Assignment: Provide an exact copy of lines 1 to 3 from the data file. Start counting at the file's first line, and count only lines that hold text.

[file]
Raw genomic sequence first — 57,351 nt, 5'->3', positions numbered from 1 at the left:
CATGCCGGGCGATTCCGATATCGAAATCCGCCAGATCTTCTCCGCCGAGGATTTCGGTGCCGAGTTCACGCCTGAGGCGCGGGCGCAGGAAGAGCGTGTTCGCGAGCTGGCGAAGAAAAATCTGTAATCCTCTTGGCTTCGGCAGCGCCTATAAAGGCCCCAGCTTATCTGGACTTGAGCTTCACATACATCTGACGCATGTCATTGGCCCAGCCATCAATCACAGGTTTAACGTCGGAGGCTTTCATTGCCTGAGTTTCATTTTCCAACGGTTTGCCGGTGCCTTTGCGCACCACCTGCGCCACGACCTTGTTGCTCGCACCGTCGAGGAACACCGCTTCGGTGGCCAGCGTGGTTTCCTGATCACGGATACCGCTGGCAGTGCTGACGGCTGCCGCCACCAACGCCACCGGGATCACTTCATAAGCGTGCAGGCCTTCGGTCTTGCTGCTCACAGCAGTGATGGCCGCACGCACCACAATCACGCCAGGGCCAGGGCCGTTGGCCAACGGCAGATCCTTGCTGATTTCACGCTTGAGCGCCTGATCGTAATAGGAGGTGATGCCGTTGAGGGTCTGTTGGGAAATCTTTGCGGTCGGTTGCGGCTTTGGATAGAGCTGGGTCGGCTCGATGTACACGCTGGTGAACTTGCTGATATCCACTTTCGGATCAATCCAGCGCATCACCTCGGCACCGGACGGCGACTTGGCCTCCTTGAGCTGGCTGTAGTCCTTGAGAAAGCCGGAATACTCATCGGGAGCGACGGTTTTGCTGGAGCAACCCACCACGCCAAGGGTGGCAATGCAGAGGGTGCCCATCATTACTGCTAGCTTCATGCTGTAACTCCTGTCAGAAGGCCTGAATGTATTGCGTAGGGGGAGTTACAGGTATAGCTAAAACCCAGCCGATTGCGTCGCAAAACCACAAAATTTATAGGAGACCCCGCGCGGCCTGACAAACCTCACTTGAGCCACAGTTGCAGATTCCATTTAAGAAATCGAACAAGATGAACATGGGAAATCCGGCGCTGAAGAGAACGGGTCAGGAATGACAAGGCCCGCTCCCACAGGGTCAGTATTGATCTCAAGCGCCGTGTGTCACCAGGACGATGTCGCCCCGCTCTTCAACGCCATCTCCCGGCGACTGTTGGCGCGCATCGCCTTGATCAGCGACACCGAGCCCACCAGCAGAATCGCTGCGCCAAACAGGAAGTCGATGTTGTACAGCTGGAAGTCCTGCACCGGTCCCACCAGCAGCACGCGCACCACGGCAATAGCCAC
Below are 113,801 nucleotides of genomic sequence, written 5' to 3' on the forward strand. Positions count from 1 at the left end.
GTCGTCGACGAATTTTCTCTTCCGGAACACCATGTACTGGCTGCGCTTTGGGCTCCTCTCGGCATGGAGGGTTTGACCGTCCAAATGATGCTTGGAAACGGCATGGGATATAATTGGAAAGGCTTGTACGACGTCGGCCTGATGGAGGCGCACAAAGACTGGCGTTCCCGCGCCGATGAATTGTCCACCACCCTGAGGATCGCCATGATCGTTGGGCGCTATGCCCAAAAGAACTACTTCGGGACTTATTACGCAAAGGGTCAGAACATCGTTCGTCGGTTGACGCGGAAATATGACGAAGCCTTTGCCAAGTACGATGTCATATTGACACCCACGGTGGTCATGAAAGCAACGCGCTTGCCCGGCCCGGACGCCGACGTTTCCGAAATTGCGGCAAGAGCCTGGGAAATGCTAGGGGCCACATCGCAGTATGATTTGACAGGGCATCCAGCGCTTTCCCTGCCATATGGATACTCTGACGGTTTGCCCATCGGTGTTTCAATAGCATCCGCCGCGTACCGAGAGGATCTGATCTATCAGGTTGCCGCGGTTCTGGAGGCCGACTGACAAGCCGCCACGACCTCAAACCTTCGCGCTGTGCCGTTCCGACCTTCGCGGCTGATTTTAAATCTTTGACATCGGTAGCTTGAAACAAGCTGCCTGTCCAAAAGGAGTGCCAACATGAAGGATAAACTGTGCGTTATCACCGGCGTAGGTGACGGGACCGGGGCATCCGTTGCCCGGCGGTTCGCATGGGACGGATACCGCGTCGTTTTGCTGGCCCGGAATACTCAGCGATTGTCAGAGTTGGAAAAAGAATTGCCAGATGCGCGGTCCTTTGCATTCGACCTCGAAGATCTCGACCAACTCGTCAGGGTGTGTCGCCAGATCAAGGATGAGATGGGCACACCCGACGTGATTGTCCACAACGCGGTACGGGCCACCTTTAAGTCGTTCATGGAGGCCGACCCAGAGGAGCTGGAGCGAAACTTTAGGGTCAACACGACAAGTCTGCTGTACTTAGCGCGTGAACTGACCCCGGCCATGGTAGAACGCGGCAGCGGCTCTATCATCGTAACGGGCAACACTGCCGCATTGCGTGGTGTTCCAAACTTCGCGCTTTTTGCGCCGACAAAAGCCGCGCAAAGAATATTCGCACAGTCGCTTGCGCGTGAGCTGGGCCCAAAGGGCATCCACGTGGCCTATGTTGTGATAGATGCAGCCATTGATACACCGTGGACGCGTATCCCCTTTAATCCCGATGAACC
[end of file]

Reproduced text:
Raw genomic sequence first — 57,351 nt, 5'->3', positions numbered from 1 at the left:
CATGCCGGGCGATTCCGATATCGAAATCCGCCAGATCTTCTCCGCCGAGGATTTCGGTGCCGAGTTCACGCCTGAGGCGCGGGCGCAGGAAGAGCGTGTTCGCGAGCTGGCGAAGAAAAATCTGTAATCCTCTTGGCTTCGGCAGCGCCTATAAAGGCCCCAGCTTATCTGGACTTGAGCTTCACATACATCTGACGCATGTCATTGGCCCAGCCATCAATCACAGGTTTAACGTCGGAGGCTTTCATTGCCTGAGTTTCATTTTCCAACGGTTTGCCGGTGCCTTTGCGCACCACCTGCGCCACGACCTTGTTGCTCGCACCGTCGAGGAACACCGCTTCGGTGGCCAGCGTGGTTTCCTGATCACGGATACCGCTGGCAGTGCTGACGGCTGCCGCCACCAACGCCACCGGGATCACTTCATAAGCGTGCAGGCCTTCGGTCTTGCTGCTCACAGCAGTGATGGCCGCACGCACCACAATCACGCCAGGGCCAGGGCCGTTGGCCAACGGCAGATCCTTGCTGATTTCACGCTTGAGCGCCTGATCGTAATAGGAGGTGATGCCGTTGAGGGTCTGTTGGGAAATCTTTGCGGTCGGTTGCGGCTTTGGATAGAGCTGGGTCGGCTCGATGTACACGCTGGTGAACTTGCTGATATCCACTTTCGGATCAATCCAGCGCATCACCTCGGCACCGGACGGCGACTTGGCCTCCTTGAGCTGGCTGTAGTCCTTGAGAAAGCCGGAATACTCATCGGGAGCGACGGTTTTGCTGGAGCAACCCACCACGCCAAGGGTGGCAATGCAGAGGGTGCCCATCATTACTGCTAGCTTCATGCTGTAACTCCTGTCAGAAGGCCTGAATGTATTGCGTAGGGGGAGTTACAGGTATAGCTAAAACCCAGCCGATTGCGTCGCAAAACCACAAAATTTATAGGAGACCCCGCGCGGCCTGACAAACCTCACTTGAGCCACAGTTGCAGATTCCATTTAAGAAATCGAACAAGATGAACATGGGAAATCCGGCGCTGAAGAGAACGGGTCAGGAATGACAAGGCCCGCTCCCACAGGGTCAGTATTGATCTCAAGCGCCGTGTGTCACCAGGACGATGTCGCCCCGCTCTTCAACGCCATCTCCCGGCGACTGTTGGCGCGCATCGCCTTGATCAGCGACACCGAGCCCACCAGCAGAATCGCTGCGCCAAACAGGAAGTCGATGTTGTACAGCTGGAAGTCCTGCACCGGTCCCACCAGCAGCACGCGCACCACGGCAATAGCCAC
Below are 113,801 nucleotides of genomic sequence, written 5' to 3' on the forward strand. Positions count from 1 at the left end.